213 F2d 68 Gonzalez v. Hobby
213 F.2d 68
GONZALEZ et al.
HOBBY, Federal Security Administrator.
United States Court of Appeals, First Circuit.
May 11, 1954.
Frank Torres, New York City, for appellants.
Ruben Rodriguez Antongiorgi, U. S. Atty., San Juan, P. R., for appellee.
Before MAGRUDER, Chief Judge, and MARIS and WOODBURY, Circuit Judges.
MARIS, Circuit Judge.
This is an appeal by the plaintiffs, Ernesto, Pascasio and Jose Manuel Gonzalez Malave, minors acting through their mother and natural guardian, Virginia Malave, from the denial by the United States District Court for the District of Puerto Rico of their motion for the determination of the fees due their counsel and for an order for the payment thereof. The plaintiffs had been declared the heirs of their father, Ernesto Gonzalez, by the insular district court for Guayama. They had then made claim as his children for survivors' insurance benefits under section 202(d) (3) of the Social Security Act1 which claim had been denied by the Federal Security Administrator. They thereupon filed a civil action in the court below for the review of the Administrator's decision and were given leave to prosecute the action in forma pauperis. The court entered summary judgment setting aside the Administrator's decision and granting the plaintiffs' claims for children's insurance benefits. D.C., 110 F.Supp. 893. Following the entry of judgment in their favor the plaintiffs filed the motion the denial of which is the subject of the appeal now before us.
Section 206 of the Social Security Act2 expressly empowers the Administrator (now the Secretary of Health, Education and Welfare)3 to regulate and prescribe the maximum fees which may be charged for services performed in connection with any claim before the Administrator under Title II of the Act relating to federal old-age and survivors insurance benefits and prohibits any person from charging or collecting any fee in excess of the maximum so fixed. Pursuant to this statutory authority the Administrator issued Regulations No. 3, § 403.713(d) of which fixes a fee of not more than $10 for the services of an attorney in representing a claimant before the Administrator, unless upon petition of the attorney the Bureau of Old-Age and Survivors Insurance, a referee or the Appeals Council of the Administration (now the Department of Health, Education and Welfare), for good cause shown, authorizes the attorney to charge and receive a greater fee.4 The law and regulations thus contemplate that claimants before the Administration (now the Department) may have the benefit of compensated counsel. Under these regulations the counsel for the present plaintiffs may doubtless still make application for the fixing of an appropriate fee in to the proper officials of the Department excess of $10 for so much of his services to the plaintiffs as involved his representation of them before the Administrator.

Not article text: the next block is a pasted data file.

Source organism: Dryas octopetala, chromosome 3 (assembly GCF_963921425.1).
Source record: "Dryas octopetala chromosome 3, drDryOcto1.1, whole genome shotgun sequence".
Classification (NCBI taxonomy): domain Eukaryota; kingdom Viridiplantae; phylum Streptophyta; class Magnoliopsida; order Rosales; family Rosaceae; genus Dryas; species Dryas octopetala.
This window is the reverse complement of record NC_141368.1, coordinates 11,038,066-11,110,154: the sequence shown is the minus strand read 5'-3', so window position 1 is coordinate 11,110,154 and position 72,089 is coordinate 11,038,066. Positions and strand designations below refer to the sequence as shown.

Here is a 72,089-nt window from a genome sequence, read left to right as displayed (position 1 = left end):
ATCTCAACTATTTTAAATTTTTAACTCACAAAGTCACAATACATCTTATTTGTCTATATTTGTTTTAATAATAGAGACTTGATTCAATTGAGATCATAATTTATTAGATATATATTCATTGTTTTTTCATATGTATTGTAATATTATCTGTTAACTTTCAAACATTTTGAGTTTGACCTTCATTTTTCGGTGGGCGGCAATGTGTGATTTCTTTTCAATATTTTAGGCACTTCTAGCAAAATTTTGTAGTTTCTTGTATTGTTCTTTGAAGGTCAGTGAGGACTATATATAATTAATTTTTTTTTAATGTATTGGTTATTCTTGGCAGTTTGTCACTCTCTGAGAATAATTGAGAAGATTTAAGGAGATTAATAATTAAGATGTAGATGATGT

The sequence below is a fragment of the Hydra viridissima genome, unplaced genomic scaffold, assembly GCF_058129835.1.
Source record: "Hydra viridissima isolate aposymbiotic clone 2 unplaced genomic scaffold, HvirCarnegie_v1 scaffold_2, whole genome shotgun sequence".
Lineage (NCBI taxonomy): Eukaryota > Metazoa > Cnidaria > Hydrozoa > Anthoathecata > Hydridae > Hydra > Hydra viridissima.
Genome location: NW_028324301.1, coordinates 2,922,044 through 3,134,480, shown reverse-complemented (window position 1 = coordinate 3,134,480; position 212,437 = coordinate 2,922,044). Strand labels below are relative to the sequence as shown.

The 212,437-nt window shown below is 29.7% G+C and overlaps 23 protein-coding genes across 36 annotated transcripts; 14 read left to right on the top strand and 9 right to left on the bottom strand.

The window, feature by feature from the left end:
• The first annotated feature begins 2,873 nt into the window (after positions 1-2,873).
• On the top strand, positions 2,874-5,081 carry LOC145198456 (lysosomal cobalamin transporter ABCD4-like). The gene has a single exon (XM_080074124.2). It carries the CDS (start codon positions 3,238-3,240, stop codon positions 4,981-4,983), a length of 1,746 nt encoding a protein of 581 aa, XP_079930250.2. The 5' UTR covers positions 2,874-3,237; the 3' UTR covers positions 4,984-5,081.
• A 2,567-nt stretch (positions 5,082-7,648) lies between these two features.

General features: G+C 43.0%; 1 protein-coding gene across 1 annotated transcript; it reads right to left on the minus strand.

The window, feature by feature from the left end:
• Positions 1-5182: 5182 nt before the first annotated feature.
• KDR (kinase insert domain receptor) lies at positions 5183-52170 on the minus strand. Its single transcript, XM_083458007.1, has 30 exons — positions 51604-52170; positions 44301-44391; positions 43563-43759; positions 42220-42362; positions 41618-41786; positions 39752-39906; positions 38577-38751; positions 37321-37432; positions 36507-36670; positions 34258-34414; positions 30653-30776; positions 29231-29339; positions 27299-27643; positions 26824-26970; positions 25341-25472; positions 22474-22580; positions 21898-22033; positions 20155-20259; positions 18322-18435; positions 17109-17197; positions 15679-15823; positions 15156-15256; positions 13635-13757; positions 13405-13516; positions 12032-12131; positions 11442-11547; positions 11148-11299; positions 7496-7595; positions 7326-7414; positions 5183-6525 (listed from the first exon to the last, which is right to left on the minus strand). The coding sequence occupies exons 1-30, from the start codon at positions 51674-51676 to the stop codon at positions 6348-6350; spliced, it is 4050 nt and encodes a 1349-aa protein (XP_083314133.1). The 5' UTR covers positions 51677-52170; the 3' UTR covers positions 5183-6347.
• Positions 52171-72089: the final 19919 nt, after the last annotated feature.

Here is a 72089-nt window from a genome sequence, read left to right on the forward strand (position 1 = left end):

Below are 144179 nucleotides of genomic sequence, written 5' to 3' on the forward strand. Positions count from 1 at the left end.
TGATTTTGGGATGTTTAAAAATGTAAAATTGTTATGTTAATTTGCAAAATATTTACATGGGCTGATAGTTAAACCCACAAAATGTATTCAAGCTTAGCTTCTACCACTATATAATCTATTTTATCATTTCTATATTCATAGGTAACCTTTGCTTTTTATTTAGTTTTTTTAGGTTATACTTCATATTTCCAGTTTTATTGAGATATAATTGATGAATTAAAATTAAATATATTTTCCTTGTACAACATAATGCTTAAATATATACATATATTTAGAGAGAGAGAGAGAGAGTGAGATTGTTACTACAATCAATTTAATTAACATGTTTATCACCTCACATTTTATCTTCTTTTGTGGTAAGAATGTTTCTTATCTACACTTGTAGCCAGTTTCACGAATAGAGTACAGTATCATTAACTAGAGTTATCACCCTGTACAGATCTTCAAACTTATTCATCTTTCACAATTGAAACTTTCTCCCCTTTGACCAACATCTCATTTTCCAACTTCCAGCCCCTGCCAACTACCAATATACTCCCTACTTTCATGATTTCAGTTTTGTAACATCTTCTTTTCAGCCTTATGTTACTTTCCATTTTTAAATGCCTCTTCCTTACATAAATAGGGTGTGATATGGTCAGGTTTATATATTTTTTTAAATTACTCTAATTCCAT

Section 205(g) of the Social Security Act5 expressly confers the right upon any individual whose claim is denied by a final decision of the Administrator (now the Secretary) to secure a judicial review of the decision through a civil action brought in the United States district court for the district of his residence, as was done by the plaintiffs in this case. The Act is silent, however, as to counsel fees for services rendered in such an action. But the payment and receipt of such fees is not prohibited by the Act. We think that here, as Justice Holmes said in Dickinson v. Stiles, 1918, 246 U.S. 631, 632, 38 S.Ct. 415, 416, 62 L.Ed. 908, "Congress cannot have contemplated that the claims to which its action gave rise or power would be paid in all cases without litigation, or that suits would be tried by lawyers for nothing, yet it did not regulate attorney's fees." Certainly counsel who prosecute such actions to review adverse decisions under the Social Security Act are entitled to receive reasonable fees for their services and the claimants for whom the services are performed should pay for them.
In the case of an adult claimant this ordinarily presents no problem to the courts. For such a claimant can contract for legal services and obligate herself to pay for them. But it may be different in the case of a minor claimant who cannot contract for himself and whose mother and natural guardian may not be empowered to agree to counsel fees on his behalf or to pay them out of his funds without a court's approval.6 Such a case might present a situation in which the mother and natural guardian or the attorney might have to make application to the state or commonwealth court having jurisdiction of the minors and their guardian for an order fixing the fees and directing their payment out of the minors' funds. But since no application is here made for an allowance to be paid by the United States and the statute does not authorize such an allowance in any event, the district court was not concerned with the counsel fees here sought and the motion for their determination was properly denied.
The order of the district court will be affirmed.
1. 42 U.S.C.A. § 402(d) (3).
2. 42 U.S.C.A. § 406.
3. 1953 Reorganization Plan No. 1, § 5, 18 F.R. 2053, 67 Stat. 632, 42 U.S.C.A. § 406 note.
4. 12 F.R. 595, 20 C.F.R. § 403.713(d).
5. 42 U.S.C.A. § 405(g).
6. Compare Ryan v. Philadelphia & Reading Coal & Iron Co., C.C.E.D.N.Y.1911, 189 F. 253; U. S. v. Equitable Trust Co., 1931, 283 U.S. 738, 51 S.Ct. 639, 75 L. Ed. 1379.